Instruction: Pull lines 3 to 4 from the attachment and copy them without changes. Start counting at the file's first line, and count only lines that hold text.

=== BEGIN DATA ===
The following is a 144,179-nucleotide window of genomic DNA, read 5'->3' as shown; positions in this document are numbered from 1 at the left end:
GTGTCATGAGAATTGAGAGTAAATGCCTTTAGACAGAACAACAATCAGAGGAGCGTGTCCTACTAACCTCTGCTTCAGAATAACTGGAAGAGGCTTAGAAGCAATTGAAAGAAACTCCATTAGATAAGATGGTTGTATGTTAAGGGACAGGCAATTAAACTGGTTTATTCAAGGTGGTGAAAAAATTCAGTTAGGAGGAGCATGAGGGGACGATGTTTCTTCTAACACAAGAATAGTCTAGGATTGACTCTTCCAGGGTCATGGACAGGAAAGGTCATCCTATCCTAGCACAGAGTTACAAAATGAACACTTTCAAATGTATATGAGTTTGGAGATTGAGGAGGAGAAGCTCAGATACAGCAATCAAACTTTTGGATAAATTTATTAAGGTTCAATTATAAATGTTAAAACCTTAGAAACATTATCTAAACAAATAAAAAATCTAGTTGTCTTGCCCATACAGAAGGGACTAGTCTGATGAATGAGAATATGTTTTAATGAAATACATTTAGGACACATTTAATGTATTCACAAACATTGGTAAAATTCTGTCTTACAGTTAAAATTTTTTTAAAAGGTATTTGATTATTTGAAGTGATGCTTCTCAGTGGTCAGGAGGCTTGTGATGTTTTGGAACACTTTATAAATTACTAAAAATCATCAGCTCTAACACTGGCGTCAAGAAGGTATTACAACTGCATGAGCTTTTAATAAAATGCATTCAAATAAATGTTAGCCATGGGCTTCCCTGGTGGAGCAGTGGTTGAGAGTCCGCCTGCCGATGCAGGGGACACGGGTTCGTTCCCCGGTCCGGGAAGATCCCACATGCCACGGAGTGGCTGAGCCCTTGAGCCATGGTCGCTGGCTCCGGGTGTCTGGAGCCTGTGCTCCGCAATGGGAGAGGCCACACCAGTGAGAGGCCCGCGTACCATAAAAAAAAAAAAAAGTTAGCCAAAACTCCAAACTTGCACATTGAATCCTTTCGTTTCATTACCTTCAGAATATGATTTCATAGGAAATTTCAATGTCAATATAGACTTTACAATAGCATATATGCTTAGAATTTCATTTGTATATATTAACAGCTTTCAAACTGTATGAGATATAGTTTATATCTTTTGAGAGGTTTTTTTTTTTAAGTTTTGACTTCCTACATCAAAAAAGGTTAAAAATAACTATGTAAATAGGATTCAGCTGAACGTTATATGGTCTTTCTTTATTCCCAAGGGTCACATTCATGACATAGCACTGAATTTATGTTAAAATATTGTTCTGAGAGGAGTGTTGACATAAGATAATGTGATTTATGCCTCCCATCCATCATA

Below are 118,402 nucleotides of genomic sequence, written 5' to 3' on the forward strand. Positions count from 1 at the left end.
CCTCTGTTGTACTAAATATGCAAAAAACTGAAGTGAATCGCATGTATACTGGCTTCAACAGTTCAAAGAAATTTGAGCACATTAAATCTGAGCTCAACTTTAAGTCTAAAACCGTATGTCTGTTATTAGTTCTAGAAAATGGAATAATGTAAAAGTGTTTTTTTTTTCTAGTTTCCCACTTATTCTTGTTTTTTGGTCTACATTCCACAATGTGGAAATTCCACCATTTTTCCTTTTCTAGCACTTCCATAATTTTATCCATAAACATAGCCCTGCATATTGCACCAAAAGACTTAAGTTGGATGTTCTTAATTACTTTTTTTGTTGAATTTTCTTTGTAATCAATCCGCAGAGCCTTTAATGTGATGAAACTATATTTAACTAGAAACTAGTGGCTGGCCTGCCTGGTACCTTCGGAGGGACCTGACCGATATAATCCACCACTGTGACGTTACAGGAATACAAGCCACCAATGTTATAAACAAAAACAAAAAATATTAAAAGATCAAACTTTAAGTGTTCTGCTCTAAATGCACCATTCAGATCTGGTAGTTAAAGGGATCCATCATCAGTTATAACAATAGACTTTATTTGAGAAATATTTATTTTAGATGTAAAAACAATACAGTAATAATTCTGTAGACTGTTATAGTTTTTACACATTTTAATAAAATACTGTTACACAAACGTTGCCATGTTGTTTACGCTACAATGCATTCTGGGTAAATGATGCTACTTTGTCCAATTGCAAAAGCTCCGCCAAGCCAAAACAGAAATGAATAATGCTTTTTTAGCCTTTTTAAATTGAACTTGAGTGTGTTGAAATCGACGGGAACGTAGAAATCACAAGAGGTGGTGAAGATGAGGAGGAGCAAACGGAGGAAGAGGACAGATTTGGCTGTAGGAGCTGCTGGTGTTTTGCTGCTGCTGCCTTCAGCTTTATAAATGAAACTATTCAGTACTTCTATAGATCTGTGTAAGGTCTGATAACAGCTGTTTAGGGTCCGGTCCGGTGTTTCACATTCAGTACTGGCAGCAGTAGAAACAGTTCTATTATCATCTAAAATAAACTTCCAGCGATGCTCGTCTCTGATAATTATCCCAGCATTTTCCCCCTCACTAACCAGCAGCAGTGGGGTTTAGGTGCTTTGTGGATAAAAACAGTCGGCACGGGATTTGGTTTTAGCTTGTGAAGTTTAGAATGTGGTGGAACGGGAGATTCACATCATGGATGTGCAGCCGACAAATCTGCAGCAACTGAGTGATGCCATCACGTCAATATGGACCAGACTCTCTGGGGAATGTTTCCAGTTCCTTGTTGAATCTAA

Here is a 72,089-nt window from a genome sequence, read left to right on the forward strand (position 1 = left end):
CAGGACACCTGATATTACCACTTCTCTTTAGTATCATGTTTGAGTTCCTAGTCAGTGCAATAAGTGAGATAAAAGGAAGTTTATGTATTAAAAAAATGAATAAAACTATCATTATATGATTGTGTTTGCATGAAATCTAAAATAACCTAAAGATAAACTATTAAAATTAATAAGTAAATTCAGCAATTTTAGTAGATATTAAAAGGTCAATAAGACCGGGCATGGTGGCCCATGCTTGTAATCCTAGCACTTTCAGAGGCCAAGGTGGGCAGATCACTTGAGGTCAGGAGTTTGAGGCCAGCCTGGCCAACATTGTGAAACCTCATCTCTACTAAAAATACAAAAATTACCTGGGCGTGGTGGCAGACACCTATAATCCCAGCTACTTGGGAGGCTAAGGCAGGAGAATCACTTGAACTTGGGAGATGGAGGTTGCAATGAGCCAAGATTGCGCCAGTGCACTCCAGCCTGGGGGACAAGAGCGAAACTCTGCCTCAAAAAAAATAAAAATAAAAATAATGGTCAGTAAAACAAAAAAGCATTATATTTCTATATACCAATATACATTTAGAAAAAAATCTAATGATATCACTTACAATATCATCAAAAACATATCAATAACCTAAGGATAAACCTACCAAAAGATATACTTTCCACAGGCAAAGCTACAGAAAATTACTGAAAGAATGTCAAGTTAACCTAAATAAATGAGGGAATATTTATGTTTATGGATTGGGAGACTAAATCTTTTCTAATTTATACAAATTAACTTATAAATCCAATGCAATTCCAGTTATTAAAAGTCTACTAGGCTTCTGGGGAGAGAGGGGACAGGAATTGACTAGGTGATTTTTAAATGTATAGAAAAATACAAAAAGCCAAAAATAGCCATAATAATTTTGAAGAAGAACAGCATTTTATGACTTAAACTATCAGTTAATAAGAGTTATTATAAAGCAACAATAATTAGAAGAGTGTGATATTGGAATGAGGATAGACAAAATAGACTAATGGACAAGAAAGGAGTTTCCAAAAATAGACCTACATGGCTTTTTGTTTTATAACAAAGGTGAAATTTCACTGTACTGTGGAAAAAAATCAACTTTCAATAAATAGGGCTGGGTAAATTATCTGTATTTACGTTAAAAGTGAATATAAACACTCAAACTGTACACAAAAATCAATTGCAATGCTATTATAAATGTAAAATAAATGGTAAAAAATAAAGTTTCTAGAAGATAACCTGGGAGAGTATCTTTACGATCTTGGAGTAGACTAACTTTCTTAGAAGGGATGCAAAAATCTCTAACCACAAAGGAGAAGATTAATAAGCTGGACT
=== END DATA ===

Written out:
Below are 118,402 nucleotides of genomic sequence, written 5' to 3' on the forward strand. Positions count from 1 at the left end.
CCTCTGTTGTACTAAATATGCAAAAAACTGAAGTGAATCGCATGTATACTGGCTTCAACAGTTCAAAGAAATTTGAGCACATTAAATCTGAGCTCAACTTTAAGTCTAAAACCGTATGTCTGTTATTAGTTCTAGAAAATGGAATAATGTAAAAGTGTTTTTTTTTTCTAGTTTCCCACTTATTCTTGTTTTTTGGTCTACATTCCACAATGTGGAAATTCCACCATTTTTCCTTTTCTAGCACTTCCATAATTTTATCCATAAACATAGCCCTGCATATTGCACCAAAAGACTTAAGTTGGATGTTCTTAATTACTTTTTTTGTTGAATTTTCTTTGTAATCAATCCGCAGAGCCTTTAATGTGATGAAACTATATTTAACTAGAAACTAGTGGCTGGCCTGCCTGGTACCTTCGGAGGGACCTGACCGATATAATCCACCACTGTGACGTTACAGGAATACAAGCCACCAATGTTATAAACAAAAACAAAAAATATTAAAAGATCAAACTTTAAGTGTTCTGCTCTAAATGCACCATTCAGATCTGGTAGTTAAAGGGATCCATCATCAGTTATAACAATAGACTTTATTTGAGAAATATTTATTTTAGATGTAAAAACAATACAGTAATAATTCTGTAGACTGTTATAGTTTTTACACATTTTAATAAAATACTGTTACACAAACGTTGCCATGTTGTTTACGCTACAATGCATTCTGGGTAAATGATGCTACTTTGTCCAATTGCAAAAGCTCCGCCAAGCCAAAACAGAAATGAATAATGCTTTTTTAGCCTTTTTAAATTGAACTTGAGTGTGTTGAAATCGACGGGAACGTAGAAATCACAAGAGGTGGTGAAGATGAGGAGGAGCAAACGGAGGAAGAGGACAGATTTGGCTGTAGGAGCTGCTGGTGTTTTGCTGCTGCTGCCTTCAGCTTTATAAATGAAACTATTCAGTACTTCTATAGATCTGTGTAAGGTCTGATAACAGCTGTTTAGGGTCCGGTCCGGTGTTTCACATTCAGTACTGGCAGCAGTAGAAACAGTTCTATTATCATCTAAAATAAACTTCCAGCGATGCTCGTCTCTGATAATTATCCCAGCATTTTCCCCCTCACTAACCAGCAGCAGTGGGGTTTAGGTGCTTTGTGGATAAAAACAGTCGGCACGGGATTTGGTTTTAGCTTGTGAAGTTTAGAATGTGGTGGAACGGGAGATTCACATCATGGATGTGCAGCCGACAAATCTGCAGCAACTGAGTGATGCCATCACGTCAATATGGACCAGACTCTCTGGGGAATGTTTCCAGTTCCTTGTTGAATCTAA